7 Things To Consider Before Getting A Tiny Tattoo

Kendall Jenner, Hailey Baldwin, and Bella Hadid have another thing in common, aside from their famous families and multi-million dollar modeling contracts: Tiny, hidden tattoos. The mini works of art have become increasingly popular in the last few years, thanks in large part to their hide-ability (and the fact that they're really, really fun to show off on Instagram). But with any tattoo — large, small, or in-between — there are still some things you should know before getting a tiny tattoo, no matter how easy it is to cover with makeup or a bracelet.

Even if a tattoo is small, it's still a permanent mark on your body, and it's critically important to educate yourself on the process before you go under a needle. All tattoos, and all tattoo ink, parlors and artists, are not created equally, which I learned the hard way after getting my own tiny tats — one that came out really well, and another that did not.

With small tattoos, there is an entirely different set of things to look out for, especially because there is less leeway for error. If an artist messes up a line on a tiny tat, it's not like they can go over it and fix it the same way they could with a big one. Perfection is key with small lines, which is why you need to know what you’re getting into beforehand.

Here are seven facts about tiny tattoos to consider before you get one, care of Brian Keith Thompson, celebrity piercer and owner of Body Electric Tattoo. And don't worry, none of them involve getting permission from anyone to do it. It's your body, after all!

1. Some Artists Won’t Do Them

When you’re going in for a tattoo, it’s important to remember that “body art” is a form of ART, and each artist has his or her own individual strengths and weaknesses. Because of this, some specialize in micro-tattoos while others won’t do them at all, which is why it’s important to do your research beforehand. “Check yelp, check their google rating, and ask them questions,” says Thompson. “If you pick someone who isn't competent in what they do, is it really their fault, or also your fault for picking someone who isn’t competent?” Also, be sure to check out their portfolio (or at the very least, their Instagram) to confirm that they have experience with the type of tiny tattoo you’re looking for.

2. Mistakes Do Happen

There's an old saying in the industry — "they all can't be winners,” and with a small, tiny little fine line tattoo, there's not a lot of margin for error, so mistakes do happen. “It's a handmade tattoo, and people make mistakes,” says Thompson. “When they're small and micro, sometimes the line's not perfectly straight the way you want it. You know, it's not photoshop, it's not a drawing, it's your body — it's skin.” Make sure you find an artist who knows what they’re doing (and who’s used to doing fine line art) to minimize the chance of a mistake.

3. No Two Tattoos Will Look The Same

This is important to note for anyone who wants to get matching tattoos with their besties, or who wants an exact replica of Bella Hadid’s tiny tattoo. “Sometimes your skin handles pigment differently than other peoples,” says Thompson when asked why some people’s “identical” tattoos may look different, even if they were done at the same time by the same artist. "Sometimes it's your skin, or the way you took care of it, or the soaps you're using, or your water... it can be numerous different things.” There’s really no way to fix this, but it is important to know before you go under the needle.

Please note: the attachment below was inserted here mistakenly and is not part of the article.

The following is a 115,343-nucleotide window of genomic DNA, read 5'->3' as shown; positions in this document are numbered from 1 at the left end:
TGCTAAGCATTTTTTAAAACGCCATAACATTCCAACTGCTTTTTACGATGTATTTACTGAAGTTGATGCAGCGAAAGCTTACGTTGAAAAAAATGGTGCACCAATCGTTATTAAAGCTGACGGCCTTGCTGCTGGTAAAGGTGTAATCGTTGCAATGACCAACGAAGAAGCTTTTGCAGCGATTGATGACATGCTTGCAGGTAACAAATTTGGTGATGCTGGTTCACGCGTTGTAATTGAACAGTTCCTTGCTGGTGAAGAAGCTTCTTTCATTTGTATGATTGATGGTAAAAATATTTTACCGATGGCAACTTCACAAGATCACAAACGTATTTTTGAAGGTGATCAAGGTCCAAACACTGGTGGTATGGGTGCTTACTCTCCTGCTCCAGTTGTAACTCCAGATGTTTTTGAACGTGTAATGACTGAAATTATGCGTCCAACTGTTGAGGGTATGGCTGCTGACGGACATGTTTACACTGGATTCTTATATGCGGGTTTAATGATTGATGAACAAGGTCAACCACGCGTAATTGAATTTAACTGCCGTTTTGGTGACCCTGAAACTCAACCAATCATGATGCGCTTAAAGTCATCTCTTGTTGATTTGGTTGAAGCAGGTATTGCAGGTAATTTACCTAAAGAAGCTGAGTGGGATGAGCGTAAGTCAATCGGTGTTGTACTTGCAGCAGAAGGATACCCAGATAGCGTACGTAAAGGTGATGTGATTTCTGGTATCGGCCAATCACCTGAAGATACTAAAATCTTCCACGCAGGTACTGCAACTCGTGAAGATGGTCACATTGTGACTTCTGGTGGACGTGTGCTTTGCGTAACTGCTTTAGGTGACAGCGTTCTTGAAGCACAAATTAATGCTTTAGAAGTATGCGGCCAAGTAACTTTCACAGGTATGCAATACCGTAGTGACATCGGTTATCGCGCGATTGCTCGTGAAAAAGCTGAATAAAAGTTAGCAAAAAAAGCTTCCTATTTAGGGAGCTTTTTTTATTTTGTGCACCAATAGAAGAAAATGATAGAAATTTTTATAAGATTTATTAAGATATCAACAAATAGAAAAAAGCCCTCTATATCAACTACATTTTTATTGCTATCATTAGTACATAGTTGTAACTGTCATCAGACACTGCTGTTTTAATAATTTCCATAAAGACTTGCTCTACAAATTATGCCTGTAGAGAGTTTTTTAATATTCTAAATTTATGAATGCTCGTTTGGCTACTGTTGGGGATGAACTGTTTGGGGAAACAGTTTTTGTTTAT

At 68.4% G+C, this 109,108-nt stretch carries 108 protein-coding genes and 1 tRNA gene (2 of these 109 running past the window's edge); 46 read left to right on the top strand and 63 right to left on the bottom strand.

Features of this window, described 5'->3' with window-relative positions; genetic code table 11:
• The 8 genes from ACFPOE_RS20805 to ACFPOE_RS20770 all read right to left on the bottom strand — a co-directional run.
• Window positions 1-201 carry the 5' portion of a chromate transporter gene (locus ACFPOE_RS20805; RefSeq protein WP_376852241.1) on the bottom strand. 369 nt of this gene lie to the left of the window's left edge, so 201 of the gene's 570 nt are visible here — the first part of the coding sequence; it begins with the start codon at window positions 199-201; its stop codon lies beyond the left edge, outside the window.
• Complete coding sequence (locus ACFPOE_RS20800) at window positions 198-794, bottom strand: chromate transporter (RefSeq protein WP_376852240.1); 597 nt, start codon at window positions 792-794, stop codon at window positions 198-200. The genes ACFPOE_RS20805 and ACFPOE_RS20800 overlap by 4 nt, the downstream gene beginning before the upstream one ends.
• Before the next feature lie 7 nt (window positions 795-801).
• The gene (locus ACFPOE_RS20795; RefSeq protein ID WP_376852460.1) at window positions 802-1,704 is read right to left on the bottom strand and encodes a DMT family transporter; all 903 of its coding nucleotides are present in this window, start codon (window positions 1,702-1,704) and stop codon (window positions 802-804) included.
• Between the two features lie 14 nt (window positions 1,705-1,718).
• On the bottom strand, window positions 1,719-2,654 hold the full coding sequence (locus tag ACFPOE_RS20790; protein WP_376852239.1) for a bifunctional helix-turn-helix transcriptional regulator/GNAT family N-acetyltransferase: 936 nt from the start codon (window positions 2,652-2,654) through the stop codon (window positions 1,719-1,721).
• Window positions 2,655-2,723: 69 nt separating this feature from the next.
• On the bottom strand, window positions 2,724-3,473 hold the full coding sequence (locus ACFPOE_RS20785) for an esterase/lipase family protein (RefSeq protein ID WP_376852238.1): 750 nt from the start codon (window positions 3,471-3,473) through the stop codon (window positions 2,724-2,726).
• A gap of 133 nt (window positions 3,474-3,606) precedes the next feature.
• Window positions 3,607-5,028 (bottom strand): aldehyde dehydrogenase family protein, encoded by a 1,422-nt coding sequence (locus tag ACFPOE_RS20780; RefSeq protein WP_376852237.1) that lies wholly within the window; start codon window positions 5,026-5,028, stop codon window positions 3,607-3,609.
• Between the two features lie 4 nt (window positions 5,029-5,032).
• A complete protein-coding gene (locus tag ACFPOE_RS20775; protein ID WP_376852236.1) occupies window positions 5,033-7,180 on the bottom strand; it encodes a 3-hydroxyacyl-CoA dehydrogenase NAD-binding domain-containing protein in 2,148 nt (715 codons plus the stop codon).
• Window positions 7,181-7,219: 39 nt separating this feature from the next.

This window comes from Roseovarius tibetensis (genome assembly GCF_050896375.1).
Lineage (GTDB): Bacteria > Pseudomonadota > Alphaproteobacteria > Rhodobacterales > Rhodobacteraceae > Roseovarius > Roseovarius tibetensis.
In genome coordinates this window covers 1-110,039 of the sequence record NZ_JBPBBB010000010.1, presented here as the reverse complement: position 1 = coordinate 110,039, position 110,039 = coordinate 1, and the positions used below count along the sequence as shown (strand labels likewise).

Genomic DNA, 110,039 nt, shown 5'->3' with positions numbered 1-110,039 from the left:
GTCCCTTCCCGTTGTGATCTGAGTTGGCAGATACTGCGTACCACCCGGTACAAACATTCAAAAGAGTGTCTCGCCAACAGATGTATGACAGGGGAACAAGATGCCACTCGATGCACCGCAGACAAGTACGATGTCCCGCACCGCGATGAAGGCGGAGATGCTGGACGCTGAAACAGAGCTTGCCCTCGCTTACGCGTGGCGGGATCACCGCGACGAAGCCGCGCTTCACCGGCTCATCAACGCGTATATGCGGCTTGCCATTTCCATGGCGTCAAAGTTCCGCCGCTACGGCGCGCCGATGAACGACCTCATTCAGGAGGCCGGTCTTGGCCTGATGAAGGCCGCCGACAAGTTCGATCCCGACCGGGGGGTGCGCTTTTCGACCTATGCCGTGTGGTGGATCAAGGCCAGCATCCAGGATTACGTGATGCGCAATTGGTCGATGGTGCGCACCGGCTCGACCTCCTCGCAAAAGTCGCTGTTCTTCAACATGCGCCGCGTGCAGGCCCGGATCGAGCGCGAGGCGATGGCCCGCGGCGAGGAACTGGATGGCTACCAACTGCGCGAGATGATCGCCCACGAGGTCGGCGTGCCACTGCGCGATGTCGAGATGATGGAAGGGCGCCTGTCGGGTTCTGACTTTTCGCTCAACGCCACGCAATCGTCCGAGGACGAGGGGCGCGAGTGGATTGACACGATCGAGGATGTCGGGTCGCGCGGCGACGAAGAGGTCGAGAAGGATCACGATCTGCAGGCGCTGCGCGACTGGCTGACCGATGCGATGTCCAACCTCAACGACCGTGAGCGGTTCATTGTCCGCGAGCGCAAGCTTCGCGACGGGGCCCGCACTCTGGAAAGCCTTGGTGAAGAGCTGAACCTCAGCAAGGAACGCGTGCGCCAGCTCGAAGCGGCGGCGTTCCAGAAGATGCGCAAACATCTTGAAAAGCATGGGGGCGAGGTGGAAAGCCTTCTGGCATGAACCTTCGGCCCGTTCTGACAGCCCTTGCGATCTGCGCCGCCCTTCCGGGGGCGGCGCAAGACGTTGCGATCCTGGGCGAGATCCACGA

4. Fine Lines Fade Faster

As cute as they are when you get them, tiny tattoos sadly won’t last as long as full-line, traditional style tattoos. “If it's a single needle tattoo, most artists cut the ink down because they can't use just straight black because it bleeds out, so they cut it so it's not as strong of a black pigment, so the body will actively remove it faster,” says Thompson. Your immune system is actively working to get rid of a tattoo the minute the ink hits your body, and it has an easier time flushing out single line styles simply because there’s less ink.

5. They Can Easily Be Reworked

Even though tiny tattoos fade more quickly than bigger ones, they are easier to fix when it happens. “You can just have it reworked in 10 years and go back over it,” says Thompson. “Larger portions of your body it's not as feasible for some people with the time and the money, but tattoos can be brought back to life again.” Plus, with small tattoos you can always, always go bigger… which is a lot easier (and less painful) than trying to go smaller.

6. Delicate Tattoos Need To Be Treated Delicately

Believe it or not, micro tattoos really are as fragile as they look. “Because the lines are smaller, they are thinner and more delicate, they don't take abuse as well as the larger, thicker lines,” says Thompson. “It's a more delicate tattoo, so you just have to treat it more delicately.” Make sure you don’t pick the scabs, run into anything or soak the tattoo in water. And the better you treat your body post-tattoo — eating well and getting enough sleep — the better it will heal.

7. Less Care Is Best Care

Every studio may have a different approach to aftercare, but Thompson lives by a “less is best” mantra, especially with delicate tattoos. “You wanna wash it a few times a day, and then just leave it alone,” he says. “I let my tattoos dry out, I don't constantly take care of it for two weeks. I leave it alone and let it do its thing.” He suggests applying a thin coat of colorless, odorless lotion a few times a day, and keeping the tattooed skin out of the sun. No picking or scratching the scabs, either.